Season eight of HBO’s Curb Your Enthusiasm is now available on DVD. Following the previous season’s much-hyped Seinfeld “reunion,” the eighth season is decidedly lower key. This season harkens back to the early seasons of the show, which dealt more with star Larry David’s day to day life. Later seasons had Larry tackling Broadway productions, his true parentage and, of course, bringing the Seinfeld cast back together. It’s nice to see the show return to simpler storytelling after several seasons of trying to outdo what came before.
In this season Larry is finalizing his divorce from Cheryl (Cheryl Hines). He spends his days bantering with his housemate Leon (J.B. Smoove), at his office, and hanging out with his friends. Most of his friends from previous seasons have returned, most notably his manager Jeff (Jeff Garlin). Also returning are Richard Lewis (as himself), Marty Funkhouser (Bob Einstein), Wanda Sykes (as herself), and Jeff’s wife Susie (Susie Essman). While there is not really a grand story arc, there are a few themes that thread the season: newly single Larry dating and Larry’s avoiding of an acquaintance’s fundraiser.
What has always been great about Curb is Larry’s brutal honesty. Larry often says the things many of us are thinking but are too polite to actually say. Larry has no such inhibitions, giving the audience a vicarious thrill as he tells off the person who takes up two parking spaces or uses up too much cupboard space in the office kitchen. Larry’s friends even capitalize on his frankness by asking him to point out someone’s annoying habit because they are too afraid to. However, Larry isn’t always brutally honest. When a friend of his is holding a fundraiser, Larry tells him he would love to go, but he will be out of town. It is, of course, a lie and Larry ends up moving to New York City temporarily to avoid exposing his deception. Most people would not go to such extremes, but this is Larry David.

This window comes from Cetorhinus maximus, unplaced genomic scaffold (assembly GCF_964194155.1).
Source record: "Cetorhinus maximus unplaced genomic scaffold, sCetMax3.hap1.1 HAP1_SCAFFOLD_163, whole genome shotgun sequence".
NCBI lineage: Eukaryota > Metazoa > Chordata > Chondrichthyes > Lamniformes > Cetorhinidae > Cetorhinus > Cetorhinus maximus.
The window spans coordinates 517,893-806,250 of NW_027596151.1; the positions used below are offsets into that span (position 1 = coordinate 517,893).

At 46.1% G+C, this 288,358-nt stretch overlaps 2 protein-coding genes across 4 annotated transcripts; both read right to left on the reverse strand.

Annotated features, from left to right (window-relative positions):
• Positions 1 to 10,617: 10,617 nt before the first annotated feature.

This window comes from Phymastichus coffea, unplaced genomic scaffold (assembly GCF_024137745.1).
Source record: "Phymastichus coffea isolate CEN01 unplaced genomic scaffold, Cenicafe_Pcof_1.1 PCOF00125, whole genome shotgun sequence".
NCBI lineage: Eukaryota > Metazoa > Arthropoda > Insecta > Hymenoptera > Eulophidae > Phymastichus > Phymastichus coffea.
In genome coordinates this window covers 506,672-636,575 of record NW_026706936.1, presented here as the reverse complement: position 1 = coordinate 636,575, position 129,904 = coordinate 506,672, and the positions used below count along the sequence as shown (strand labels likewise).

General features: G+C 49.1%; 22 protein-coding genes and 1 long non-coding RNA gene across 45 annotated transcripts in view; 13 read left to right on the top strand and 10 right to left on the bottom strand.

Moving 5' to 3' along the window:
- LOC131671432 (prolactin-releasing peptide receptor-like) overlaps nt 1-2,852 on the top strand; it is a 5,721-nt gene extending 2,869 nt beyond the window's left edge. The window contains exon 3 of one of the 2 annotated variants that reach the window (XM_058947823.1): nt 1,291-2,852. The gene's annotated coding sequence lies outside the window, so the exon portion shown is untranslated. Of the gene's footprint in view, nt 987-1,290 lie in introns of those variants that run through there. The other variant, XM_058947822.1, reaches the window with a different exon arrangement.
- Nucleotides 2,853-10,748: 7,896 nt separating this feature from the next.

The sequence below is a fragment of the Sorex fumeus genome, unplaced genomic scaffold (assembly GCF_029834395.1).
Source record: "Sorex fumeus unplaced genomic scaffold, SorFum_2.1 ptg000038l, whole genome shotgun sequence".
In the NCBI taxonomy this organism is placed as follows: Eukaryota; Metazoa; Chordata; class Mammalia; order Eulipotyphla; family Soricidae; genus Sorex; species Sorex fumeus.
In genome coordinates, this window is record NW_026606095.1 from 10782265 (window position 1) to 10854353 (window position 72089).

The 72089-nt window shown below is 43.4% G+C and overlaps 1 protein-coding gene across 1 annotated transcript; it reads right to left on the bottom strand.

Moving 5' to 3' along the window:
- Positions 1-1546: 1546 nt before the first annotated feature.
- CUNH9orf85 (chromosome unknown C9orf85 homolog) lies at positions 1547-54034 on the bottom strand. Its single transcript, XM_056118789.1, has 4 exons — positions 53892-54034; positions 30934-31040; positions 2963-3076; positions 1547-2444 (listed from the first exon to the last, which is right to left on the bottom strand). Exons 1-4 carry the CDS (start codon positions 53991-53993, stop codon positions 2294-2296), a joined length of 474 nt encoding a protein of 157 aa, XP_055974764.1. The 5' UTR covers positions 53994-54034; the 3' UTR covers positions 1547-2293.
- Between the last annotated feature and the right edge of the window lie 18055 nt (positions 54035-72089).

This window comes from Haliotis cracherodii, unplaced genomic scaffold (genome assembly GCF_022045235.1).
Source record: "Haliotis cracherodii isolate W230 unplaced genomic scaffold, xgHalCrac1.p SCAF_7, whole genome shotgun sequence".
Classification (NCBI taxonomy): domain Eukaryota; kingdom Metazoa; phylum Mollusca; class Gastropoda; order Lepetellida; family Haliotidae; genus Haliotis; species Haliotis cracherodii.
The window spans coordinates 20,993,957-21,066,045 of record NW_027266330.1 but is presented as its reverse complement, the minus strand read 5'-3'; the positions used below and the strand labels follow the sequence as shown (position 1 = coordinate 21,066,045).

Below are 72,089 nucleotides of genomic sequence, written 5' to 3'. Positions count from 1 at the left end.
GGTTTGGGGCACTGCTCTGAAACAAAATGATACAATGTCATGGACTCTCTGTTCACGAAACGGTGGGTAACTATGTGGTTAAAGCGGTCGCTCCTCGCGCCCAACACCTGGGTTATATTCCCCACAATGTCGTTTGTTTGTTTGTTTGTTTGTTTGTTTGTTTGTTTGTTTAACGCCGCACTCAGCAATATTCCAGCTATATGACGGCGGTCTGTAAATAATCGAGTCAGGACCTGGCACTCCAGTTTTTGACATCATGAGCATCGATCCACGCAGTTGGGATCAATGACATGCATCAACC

Jeff and Susie have also gone to New York City because their daughter Sammi (Ashly Holloway) has been accepted into a Juilliard summer program. New York provides a nice change of pace from the Los Angeles backdrop. Though Jeff and Susie are present, Larry encounters some new faces including Ricky Gervais and Michael J. Fox (who play themselves). While I felt the Gervais episode fell a little short, the episodes with Fox were well done. They did a good job of providing genuine laughs incorporating Fox’s Parkinson’s without being crass.
Season 8 of Curb Your Enthusiasm provided a lot of laughs. Highlights include a hilarious situation in which Larry competes with Rosie O’Donnell over the same woman, an episode where Larry inadvertently saves the day on a plane, and his romance with a woman (Ana Gasteyer) whose son has a love of sewing and musicals. While I thought that the humor had started to become more mean and bitter in the past couple of seasons, this season was a return to the observational humor that made the first few seasons so great. It’s the little things that plague our minds that the show captures so well. Was the apologetic bow he was given at the Japanese restaurant, who messed up his order, sincere? If you make lunch plans with a friend do you then need to confirm again before you go? Despite Larry’s elevated social status it’s easy to relate to all the little frustrations he experiences day to day.
This DVD offers very little in the way of special features. There is only “Leon’s Guide to New York City,” in which the character gives advice on what he thinks are the best places to visit in the city. It’s amusing, but doesn’t really offer any insight on the show. The main feature is a nearly 90 minute round table discussion with David, Hines, Garlin, and Essman, hosted by Brian Williams. The discussion is entertaining, especially for long time fans of the show. Overall, this was a good season of Curb Your Enthusiasm. The writing and acting is as sharp as ever, and in my opinion an improvement over the last two or three seasons.